* Gunman dead after jumping from window
* Police blast apartment with explosions all night
* Two police commandos wounded in shootout
By John Irish and Nicholas Vinocur
TOULOUSE, France, March 22 A 23-year-old gunman
who said al Qaeda inspired him to kill seven people in France
died in a hail of bullets on Thursday as he scrambled out of a
ground-floor window during a gunbattle with elite police
Mohamed Merah, a Frenchman of Algerian origin, died from
gunshot wounds at the end of a 30-hour standoff with police at
his apartment in southern France and after confessing to killing
three soldiers, three Jewish children and a rabbi.
He was firing at police as he jumped out of the window,
Interior Minister Claude Gueant told reporters near the
five-storey building, in a suburb of the southern city of
Two police commandos were injured in the operation - a
dramatic climax to a siege which riveted the world after the
killings shook France a month before a presidential election.
"At the moment when a video probe was sent into the
bathroom, the killer came out of the bathroom, firing with
extreme violence," Gueant said. "In the end, Mohamed Merah
jumped from the window with his gun in his hand, continuing to
fire. He was found dead on the ground."
Elite RAID commandos had been locked in a tense standoff
since the early hours of Wednesday with Merah, periodically
firing shots or deploying small explosives until mid-morning on
Thursday to try and tire out the gunman so he could be captured.
Surrounded by some 300 police, Merah had been silent and
motionless for 12 hours when the commandos opted to go inside.
Initially, he had fired through his front door at police
when they swooped on his ground-floor flat on Wednesday morning,
but later he negotiated with police, promising to give himself
up and saying he did not want to die.
He told negotiators he was trained by al Qaeda in Pakistan
and killed three soldiers last week and four people at a Jewish
school on Monday to avenge the deaths of Palestinian children
and because of French army involvement in Afghanistan.
President Nicolas Sarkozy, who is running for re-election
next month called Merah's killings terrorist attacks and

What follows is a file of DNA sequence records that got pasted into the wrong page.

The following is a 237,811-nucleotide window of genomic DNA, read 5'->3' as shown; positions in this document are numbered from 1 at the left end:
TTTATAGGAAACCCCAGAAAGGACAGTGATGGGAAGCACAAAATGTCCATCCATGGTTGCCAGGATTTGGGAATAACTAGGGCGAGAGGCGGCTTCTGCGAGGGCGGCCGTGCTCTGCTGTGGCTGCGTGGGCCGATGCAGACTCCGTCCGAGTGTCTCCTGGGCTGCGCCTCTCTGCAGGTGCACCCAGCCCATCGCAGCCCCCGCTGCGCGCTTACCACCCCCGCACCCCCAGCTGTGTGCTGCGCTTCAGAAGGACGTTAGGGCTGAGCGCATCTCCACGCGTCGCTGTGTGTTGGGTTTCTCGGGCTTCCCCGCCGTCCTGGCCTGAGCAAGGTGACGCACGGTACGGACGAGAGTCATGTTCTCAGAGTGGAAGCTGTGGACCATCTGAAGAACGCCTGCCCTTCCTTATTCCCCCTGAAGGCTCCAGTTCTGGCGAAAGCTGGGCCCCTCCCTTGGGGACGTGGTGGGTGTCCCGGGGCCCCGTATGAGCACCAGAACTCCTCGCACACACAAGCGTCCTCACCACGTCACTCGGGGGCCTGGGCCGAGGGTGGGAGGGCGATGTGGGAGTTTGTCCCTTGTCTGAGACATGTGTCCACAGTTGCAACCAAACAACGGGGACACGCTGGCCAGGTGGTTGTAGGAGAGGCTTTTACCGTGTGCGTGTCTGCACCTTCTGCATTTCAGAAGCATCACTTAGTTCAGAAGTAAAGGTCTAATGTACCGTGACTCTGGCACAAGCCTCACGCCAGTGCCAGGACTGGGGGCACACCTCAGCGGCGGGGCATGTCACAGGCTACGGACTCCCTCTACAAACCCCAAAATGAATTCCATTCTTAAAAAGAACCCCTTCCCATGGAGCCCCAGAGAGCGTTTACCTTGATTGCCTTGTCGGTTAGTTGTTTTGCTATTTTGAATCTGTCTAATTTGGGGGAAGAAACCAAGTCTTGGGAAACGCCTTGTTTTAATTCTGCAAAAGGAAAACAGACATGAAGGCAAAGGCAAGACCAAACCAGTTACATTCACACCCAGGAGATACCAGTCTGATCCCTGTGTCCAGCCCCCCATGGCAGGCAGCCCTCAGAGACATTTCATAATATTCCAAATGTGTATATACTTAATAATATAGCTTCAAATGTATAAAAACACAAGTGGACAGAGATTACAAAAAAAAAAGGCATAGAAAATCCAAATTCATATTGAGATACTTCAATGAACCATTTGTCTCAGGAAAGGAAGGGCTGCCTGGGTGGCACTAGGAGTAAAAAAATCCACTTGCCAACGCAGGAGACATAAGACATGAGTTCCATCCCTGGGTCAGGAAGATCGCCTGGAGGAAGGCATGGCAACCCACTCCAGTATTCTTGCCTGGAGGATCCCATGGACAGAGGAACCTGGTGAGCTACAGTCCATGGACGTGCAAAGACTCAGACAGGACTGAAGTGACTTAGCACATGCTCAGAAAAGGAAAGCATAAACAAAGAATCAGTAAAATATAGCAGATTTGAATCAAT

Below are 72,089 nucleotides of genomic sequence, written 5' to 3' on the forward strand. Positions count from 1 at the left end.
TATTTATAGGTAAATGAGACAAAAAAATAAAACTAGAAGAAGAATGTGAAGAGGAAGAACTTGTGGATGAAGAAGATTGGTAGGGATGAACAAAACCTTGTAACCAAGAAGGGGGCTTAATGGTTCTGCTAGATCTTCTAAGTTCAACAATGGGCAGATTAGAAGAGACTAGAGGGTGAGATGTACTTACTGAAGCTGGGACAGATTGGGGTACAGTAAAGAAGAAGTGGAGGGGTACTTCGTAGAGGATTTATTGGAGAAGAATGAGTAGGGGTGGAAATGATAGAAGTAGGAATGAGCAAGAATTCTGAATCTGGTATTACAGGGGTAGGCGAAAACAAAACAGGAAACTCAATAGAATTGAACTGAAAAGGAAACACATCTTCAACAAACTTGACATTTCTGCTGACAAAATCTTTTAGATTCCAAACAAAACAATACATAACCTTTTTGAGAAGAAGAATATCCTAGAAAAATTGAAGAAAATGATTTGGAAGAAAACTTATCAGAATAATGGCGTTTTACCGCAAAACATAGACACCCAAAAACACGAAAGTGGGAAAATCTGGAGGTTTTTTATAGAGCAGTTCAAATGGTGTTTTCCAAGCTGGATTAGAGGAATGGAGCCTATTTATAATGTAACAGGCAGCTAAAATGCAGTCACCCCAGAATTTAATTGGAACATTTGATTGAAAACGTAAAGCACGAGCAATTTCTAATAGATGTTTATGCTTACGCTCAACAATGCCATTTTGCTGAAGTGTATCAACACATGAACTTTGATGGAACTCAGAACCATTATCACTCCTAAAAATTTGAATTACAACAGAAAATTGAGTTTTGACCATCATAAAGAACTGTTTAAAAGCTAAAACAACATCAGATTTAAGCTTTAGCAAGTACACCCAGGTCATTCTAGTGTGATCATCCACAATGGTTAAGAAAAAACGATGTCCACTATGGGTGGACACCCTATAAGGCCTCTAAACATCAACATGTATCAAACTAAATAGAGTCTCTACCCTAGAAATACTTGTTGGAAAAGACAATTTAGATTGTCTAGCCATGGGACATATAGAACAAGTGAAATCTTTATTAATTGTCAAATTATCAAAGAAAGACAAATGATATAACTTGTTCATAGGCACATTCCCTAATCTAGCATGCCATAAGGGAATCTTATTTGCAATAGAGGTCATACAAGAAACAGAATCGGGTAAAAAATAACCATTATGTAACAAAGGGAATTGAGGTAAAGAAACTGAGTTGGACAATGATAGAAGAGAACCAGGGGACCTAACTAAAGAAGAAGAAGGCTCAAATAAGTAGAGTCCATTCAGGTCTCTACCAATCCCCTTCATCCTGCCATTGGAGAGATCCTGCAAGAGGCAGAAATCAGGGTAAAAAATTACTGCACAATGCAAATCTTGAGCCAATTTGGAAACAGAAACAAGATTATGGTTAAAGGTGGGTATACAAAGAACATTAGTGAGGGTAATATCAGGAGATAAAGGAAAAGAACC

announced a crackdown on people following extremist websites.
"From now on, any person who habitually consults websites
that advocate terrorism or that call for hate and violence will
be punished," he said in a statement. "France will not tolerate
ideological indoctrination on its soil."
His handling of the crisis could well impact an election
race where for months he has lagged behind Socialist challenger
Francois Hollande in opinion polls.
Early on Thursday, the first opinion poll since the school
shooting showed Sarkozy two points ahead of Hollande in the
first-round vote on April 22, although Hollande still led by
eight points for a May 6 runoff.
Three years of economic gloom, and a personal style many see
as brash and impulsive, have made Sarkozy highly unpopular in
France, but his proven strong hand in a crisis gives him an edge
over a rival who has no ministerial experience.
Sarkozy vowed on Wednesday that justice would be done and
urged people not to seek revenge.
Merah had been under intelligence surveillance and the MEMRI
Middle East think tank said he appeared to belong to a French al
Qaeda branch called Fursan Al-Izza, ideologically aligned with a
movement to Islamise Western states by implementing sharia law.
He boasted to police negotiators that he had brought France
to its knees, and that his only regret was not having been able
to carry out more killings.
French commandos had detonated three explosions just before
midnight on Wednesday, flattening the main door of the building
and blowing a hole in the wall, after it became clear Merah did
not mean to keep a promise to turn himself in.
They continued to fire shots roughly every hour, and stepped
up the pace from dawn with flash grenades.
"These were moves to intimidate the gunman who seems to have
changed his mind and does not want to surrender," said interior
ministry spokesman Pierre-Henry Brandet.
He was tracked down after a no-holds-barred manhunt in
France, during which presidential candidates suspended their
Immigration and Islam have been major campaign themes after
Sarkozy tried to win over supporters of Le Pen, who accused the
government of underestimating the threat from fundamentalism.
Leaders of the Jewish and Muslim communities have called for
calm, pointing out the gunman was a lone extremist.
On Thursday, far-right candidate Marine Le Pen accused
Sarkozy's government of surrendering swathes of often
impoverished suburban districts to Islamic fanatics, demanding
that the last month of pre-election debate put the focus back on
(Additional reporting by Jean Decotte in Toulouse and Daniel
Flynn in Paris; Writing by Catherine Bremer; editing by Philippa